OTC Industry Advocates for Expanding Children’s Dosing Instructions for Single-Ingredient Acetaminophen

Washington, D.C. (August 19, 2013)—The Consumer Healthcare Products Association (CHPA) asked the U.S. Food and Drug Administration (FDA) to take action to ensure that the millions of caretakers who use acetaminophen products in young children have access to convenient and accurate dosing information. Representing makers of over-the-counter (OTC) single-ingredient liquid acetaminophen medicines for children, CHPA  submitted a citizen petition requesting that the FDA publish a “statement of enforcement policy” permitting manufacturers of OTC single-ingredient liquid pediatric acetaminophen products to include dosing information for children ages 6 months to 2 years on the Drug Facts label of these medicines.  While acetaminophen is approved for use in young children, the currently allowed labeling under tentative final monograph includes only “ask a doctor” in the dosing directions for children ages 6 months to 2 years.

“The peak of acetaminophen usage in children is for those ages 6 months to 23 months, yet the labeling of these products lacks instructions for this population,” said CHPA Vice President of Regulatory & Scientific Affairs Barbara A. Kochanowski, Ph.D.

“Young children can spike a fever at any time of the day or night, and to get dosing information for children under 2, caretakers must proactively seek out information from a healthcare provider rather than having the convenience of instructions printed on the Drug Facts label. Dosing instructions – whether they be gleaned from calls to healthcare providers, from photocopied materials distributed by pediatrician offices, or from charts found online -- may not be consistent in substance or format, leading to potential confusion regarding the proper dosage,” said Kochanowski. “Providing clear, consistent instructions directly on the label will help ensure that caretakers appropriately dose children under 2 years of age, potentially reducing the likelihood of dosing errors and dosing ‘guesses’ in the middle of the night.”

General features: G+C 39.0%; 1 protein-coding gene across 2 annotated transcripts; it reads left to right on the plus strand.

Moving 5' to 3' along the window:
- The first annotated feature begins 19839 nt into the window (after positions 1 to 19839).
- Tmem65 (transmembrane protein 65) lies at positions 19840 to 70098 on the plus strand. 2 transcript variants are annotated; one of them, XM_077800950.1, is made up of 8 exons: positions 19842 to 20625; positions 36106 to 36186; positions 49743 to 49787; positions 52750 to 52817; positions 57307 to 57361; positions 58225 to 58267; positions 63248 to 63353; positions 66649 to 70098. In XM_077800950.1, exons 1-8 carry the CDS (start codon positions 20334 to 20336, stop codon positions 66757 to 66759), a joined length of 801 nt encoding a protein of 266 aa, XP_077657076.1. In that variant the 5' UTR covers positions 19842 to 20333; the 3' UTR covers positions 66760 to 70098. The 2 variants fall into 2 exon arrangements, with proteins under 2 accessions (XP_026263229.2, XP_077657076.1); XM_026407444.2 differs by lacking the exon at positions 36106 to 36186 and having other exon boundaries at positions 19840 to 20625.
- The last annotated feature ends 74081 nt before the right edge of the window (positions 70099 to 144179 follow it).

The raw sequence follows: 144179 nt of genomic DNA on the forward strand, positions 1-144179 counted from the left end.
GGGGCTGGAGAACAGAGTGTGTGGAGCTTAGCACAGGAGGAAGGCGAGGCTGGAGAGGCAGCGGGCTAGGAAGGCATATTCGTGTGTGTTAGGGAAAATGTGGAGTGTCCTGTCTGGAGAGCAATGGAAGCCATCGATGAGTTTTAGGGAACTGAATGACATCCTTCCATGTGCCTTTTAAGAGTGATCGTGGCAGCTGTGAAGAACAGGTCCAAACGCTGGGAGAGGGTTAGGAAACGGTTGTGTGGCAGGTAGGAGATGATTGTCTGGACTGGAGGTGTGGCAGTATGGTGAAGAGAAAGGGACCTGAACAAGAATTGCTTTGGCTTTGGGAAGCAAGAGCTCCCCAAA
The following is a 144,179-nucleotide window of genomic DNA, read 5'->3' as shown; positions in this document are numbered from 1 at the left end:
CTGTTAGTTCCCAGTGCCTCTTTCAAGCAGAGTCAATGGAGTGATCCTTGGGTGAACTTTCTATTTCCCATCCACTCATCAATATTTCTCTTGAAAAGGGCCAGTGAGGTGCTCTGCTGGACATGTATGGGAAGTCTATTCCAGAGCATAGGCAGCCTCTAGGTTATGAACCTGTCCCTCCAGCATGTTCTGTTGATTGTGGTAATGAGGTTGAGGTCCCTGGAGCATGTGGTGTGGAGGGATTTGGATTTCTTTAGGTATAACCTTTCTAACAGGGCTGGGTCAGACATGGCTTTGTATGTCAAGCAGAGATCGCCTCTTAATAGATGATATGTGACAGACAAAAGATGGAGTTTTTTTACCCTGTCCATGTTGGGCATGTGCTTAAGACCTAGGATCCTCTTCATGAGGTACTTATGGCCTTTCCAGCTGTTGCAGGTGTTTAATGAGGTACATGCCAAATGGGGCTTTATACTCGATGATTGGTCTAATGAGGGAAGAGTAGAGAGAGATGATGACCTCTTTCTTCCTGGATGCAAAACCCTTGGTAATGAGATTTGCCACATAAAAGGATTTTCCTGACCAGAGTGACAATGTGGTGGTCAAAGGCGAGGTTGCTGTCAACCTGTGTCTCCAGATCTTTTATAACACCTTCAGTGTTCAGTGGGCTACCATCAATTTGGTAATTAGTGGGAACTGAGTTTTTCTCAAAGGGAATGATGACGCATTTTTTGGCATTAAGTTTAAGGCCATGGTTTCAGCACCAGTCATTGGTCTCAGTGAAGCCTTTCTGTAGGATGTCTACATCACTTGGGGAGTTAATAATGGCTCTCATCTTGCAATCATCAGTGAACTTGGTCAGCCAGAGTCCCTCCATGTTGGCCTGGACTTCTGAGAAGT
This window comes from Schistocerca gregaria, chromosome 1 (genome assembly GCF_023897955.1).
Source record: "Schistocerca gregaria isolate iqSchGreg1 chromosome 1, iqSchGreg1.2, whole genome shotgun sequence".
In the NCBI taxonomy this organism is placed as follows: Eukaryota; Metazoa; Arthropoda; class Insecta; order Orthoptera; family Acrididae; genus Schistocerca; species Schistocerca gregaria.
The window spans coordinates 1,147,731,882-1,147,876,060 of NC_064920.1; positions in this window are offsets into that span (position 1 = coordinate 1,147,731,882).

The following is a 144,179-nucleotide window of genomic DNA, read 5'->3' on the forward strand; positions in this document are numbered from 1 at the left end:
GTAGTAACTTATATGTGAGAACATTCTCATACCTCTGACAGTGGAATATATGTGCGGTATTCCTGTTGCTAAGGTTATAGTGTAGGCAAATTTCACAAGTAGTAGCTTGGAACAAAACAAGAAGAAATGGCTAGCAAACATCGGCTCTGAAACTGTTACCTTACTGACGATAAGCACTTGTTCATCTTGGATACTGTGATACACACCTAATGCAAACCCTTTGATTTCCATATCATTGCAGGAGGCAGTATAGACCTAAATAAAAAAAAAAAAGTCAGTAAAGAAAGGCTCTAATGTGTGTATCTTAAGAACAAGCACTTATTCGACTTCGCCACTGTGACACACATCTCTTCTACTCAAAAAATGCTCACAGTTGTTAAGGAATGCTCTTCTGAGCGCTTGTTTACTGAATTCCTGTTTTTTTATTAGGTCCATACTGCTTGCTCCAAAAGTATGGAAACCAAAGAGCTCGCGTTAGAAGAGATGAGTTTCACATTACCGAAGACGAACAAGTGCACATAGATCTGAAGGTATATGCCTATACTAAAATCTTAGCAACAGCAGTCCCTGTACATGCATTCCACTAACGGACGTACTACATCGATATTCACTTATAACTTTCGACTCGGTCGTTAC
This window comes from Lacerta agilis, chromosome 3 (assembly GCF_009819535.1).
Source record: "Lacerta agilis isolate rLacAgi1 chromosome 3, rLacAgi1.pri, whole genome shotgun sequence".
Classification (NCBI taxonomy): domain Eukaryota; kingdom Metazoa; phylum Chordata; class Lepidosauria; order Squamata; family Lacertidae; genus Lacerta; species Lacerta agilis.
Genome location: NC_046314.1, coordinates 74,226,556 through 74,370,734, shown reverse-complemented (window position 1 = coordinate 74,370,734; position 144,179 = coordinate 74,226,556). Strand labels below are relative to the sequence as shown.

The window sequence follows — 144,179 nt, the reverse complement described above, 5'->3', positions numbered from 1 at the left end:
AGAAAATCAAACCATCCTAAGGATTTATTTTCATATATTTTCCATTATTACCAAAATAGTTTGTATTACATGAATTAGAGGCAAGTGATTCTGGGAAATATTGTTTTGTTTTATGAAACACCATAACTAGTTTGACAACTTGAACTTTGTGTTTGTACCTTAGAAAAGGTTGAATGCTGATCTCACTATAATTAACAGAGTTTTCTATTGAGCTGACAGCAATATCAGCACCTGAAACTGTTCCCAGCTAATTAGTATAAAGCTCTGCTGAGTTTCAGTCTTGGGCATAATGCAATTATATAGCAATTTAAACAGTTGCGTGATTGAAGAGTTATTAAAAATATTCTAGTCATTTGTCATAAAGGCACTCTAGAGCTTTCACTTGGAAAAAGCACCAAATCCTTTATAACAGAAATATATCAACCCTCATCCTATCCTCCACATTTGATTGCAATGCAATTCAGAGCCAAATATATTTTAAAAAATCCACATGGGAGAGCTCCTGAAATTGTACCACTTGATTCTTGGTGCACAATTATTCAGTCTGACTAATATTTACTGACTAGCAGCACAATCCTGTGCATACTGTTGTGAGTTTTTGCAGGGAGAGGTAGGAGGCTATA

In May 2011, a joint FDA Pediatric Advisory Committee and Nonprescription Drugs Advisory Committee unanimously recommended that OTC single-ingredient liquid pediatric acetaminophen products include dosing information for children ages 6 months to 2 years. In its citizen petition, CHPA requested permission for manufacturers to include pediatric dosing for children ages 6 months to 2 years on product labels moving forward, while rulemaking around the monograph is finalized.  CHPA recommended a single, standardized age and weight-based chart – based on the researched and established dosing recommendations of multiple pediatric and primary care medical association treatment guidelines – which all manufacturers could adopt.  This request follows a series of voluntary industry initiatives to facilitate appropriate use of OTC single-ingredient liquid acetaminophen use in children, including:

  • providing age-appropriate dosing devices in all packages (oral syringe for infants’ medicines and dosing cup for children’s medicines)
  • standardizing accompanying dosing devices with  milliliter (mL) dosing and consistent, easily visible measurements
  • converting infants’ and children’s acetaminophen to a single concentration across all brands (160mg/5mL) to standardize dosing and prevent dosing errors
  • adding flow restrictors to help make it more difficult for children to ingest large amounts of liquid in the event of an accidental unsupervised ingestion (curious young children getting in to medicine that was  left within reach)

CHPA and its members are committed to providing parents with information and tools to help ensure that OTC medicines are used safely and appropriately in children. CHPA provides the following tips:

  • Always read and follow the label.
  • Only use the medicine that treats your child’s specific symptoms.
  • Never give an adult medicine to a child. Always follow the age and dosing instructions as specified on the medicine label.
  • Put medicines up and away and out of sight - EVERY time you use them.
  • Always lock the child safety cap completely every time you use a medicine.
  • Remind guests not to put medicines in purses, coats or places children can get into.
  • Keep the poison control helpline number handy: 800.222.1222.

Contact: Jenni Terry 202.429.9260

CHPA is the 130-year-old-trade association representing U.S. manufacturers and distributors of over-the-counter medicines and nutritional supplements.